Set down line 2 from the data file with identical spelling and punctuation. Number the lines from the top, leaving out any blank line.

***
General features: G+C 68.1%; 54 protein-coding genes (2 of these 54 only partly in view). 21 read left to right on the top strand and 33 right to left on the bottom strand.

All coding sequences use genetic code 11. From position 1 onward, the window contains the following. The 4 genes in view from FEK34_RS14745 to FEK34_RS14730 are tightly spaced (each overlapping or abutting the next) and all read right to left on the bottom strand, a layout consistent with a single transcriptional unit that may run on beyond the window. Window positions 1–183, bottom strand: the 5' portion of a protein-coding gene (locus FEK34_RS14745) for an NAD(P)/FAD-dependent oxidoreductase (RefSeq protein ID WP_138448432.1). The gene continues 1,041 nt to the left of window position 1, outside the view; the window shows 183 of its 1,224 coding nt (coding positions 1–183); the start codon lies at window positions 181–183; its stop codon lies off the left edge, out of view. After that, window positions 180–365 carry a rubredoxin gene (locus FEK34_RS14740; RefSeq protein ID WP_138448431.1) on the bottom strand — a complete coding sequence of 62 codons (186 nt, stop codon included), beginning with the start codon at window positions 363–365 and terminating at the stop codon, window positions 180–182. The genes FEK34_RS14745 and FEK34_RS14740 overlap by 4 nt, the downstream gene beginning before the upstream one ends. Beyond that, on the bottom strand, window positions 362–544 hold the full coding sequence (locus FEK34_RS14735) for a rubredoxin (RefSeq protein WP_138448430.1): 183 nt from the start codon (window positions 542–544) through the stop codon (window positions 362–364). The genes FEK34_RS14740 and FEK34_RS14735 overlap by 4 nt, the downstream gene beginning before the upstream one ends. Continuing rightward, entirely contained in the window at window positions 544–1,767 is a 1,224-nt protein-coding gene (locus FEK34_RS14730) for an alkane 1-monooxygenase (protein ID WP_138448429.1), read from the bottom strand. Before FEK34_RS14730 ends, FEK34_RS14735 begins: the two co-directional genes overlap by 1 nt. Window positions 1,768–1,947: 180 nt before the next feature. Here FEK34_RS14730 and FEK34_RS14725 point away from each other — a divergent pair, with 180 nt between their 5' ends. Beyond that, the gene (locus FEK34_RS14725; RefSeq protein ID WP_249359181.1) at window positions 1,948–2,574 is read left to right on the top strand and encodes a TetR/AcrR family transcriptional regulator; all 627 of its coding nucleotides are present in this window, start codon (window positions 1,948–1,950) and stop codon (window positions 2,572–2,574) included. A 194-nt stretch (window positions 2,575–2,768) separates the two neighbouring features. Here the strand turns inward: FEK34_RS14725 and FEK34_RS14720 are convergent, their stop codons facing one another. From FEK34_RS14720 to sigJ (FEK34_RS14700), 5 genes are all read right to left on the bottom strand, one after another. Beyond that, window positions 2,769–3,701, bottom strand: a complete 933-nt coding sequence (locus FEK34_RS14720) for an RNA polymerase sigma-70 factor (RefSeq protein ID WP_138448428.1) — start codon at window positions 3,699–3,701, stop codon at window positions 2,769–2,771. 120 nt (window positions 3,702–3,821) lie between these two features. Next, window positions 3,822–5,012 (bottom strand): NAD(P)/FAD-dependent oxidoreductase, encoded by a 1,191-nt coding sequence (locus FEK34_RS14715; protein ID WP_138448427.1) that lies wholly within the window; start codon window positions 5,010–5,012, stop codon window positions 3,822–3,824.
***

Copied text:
All coding sequences use genetic code 11. From position 1 onward, the window contains the following. The 4 genes in view from FEK34_RS14745 to FEK34_RS14730 are tightly spaced (each overlapping or abutting the next) and all read right to left on the bottom strand, a layout consistent with a single transcriptional unit that may run on beyond the window. Window positions 1–183, bottom strand: the 5' portion of a protein-coding gene (locus FEK34_RS14745) for an NAD(P)/FAD-dependent oxidoreductase (RefSeq protein ID WP_138448432.1). The gene continues 1,041 nt to the left of window position 1, outside the view; the window shows 183 of its 1,224 coding nt (coding positions 1–183); the start codon lies at window positions 181–183; its stop codon lies off the left edge, out of view. After that, window positions 180–365 carry a rubredoxin gene (locus FEK34_RS14740; RefSeq protein ID WP_138448431.1) on the bottom strand — a complete coding sequence of 62 codons (186 nt, stop codon included), beginning with the start codon at window positions 363–365 and terminating at the stop codon, window positions 180–182. The genes FEK34_RS14745 and FEK34_RS14740 overlap by 4 nt, the downstream gene beginning before the upstream one ends. Beyond that, on the bottom strand, window positions 362–544 hold the full coding sequence (locus FEK34_RS14735) for a rubredoxin (RefSeq protein WP_138448430.1): 183 nt from the start codon (window positions 542–544) through the stop codon (window positions 362–364). The genes FEK34_RS14740 and FEK34_RS14735 overlap by 4 nt, the downstream gene beginning before the upstream one ends. Continuing rightward, entirely contained in the window at window positions 544–1,767 is a 1,224-nt protein-coding gene (locus FEK34_RS14730) for an alkane 1-monooxygenase (protein ID WP_138448429.1), read from the bottom strand. Before FEK34_RS14730 ends, FEK34_RS14735 begins: the two co-directional genes overlap by 1 nt. Window positions 1,768–1,947: 180 nt before the next feature. Here FEK34_RS14730 and FEK34_RS14725 point away from each other — a divergent pair, with 180 nt between their 5' ends. Beyond that, the gene (locus FEK34_RS14725; RefSeq protein ID WP_249359181.1) at window positions 1,948–2,574 is read left to right on the top strand and encodes a TetR/AcrR family transcriptional regulator; all 627 of its coding nucleotides are present in this window, start codon (window positions 1,948–1,950) and stop codon (window positions 2,572–2,574) included. A 194-nt stretch (window positions 2,575–2,768) separates the two neighbouring features. Here the strand turns inward: FEK34_RS14725 and FEK34_RS14720 are convergent, their stop codons facing one another. From FEK34_RS14720 to sigJ (FEK34_RS14700), 5 genes are all read right to left on the bottom strand, one after another. Beyond that, window positions 2,769–3,701, bottom strand: a complete 933-nt coding sequence (locus FEK34_RS14720) for an RNA polymerase sigma-70 factor (RefSeq protein ID WP_138448428.1) — start codon at window positions 3,699–3,701, stop codon at window positions 2,769–2,771. 120 nt (window positions 3,702–3,821) lie between these two features. Next, window positions 3,822–5,012 (bottom strand): NAD(P)/FAD-dependent oxidoreductase, encoded by a 1,191-nt coding sequence (locus FEK34_RS14715; protein ID WP_138448427.1) that lies wholly within the window; start codon window positions 5,010–5,012, stop codon window positions 3,822–3,824.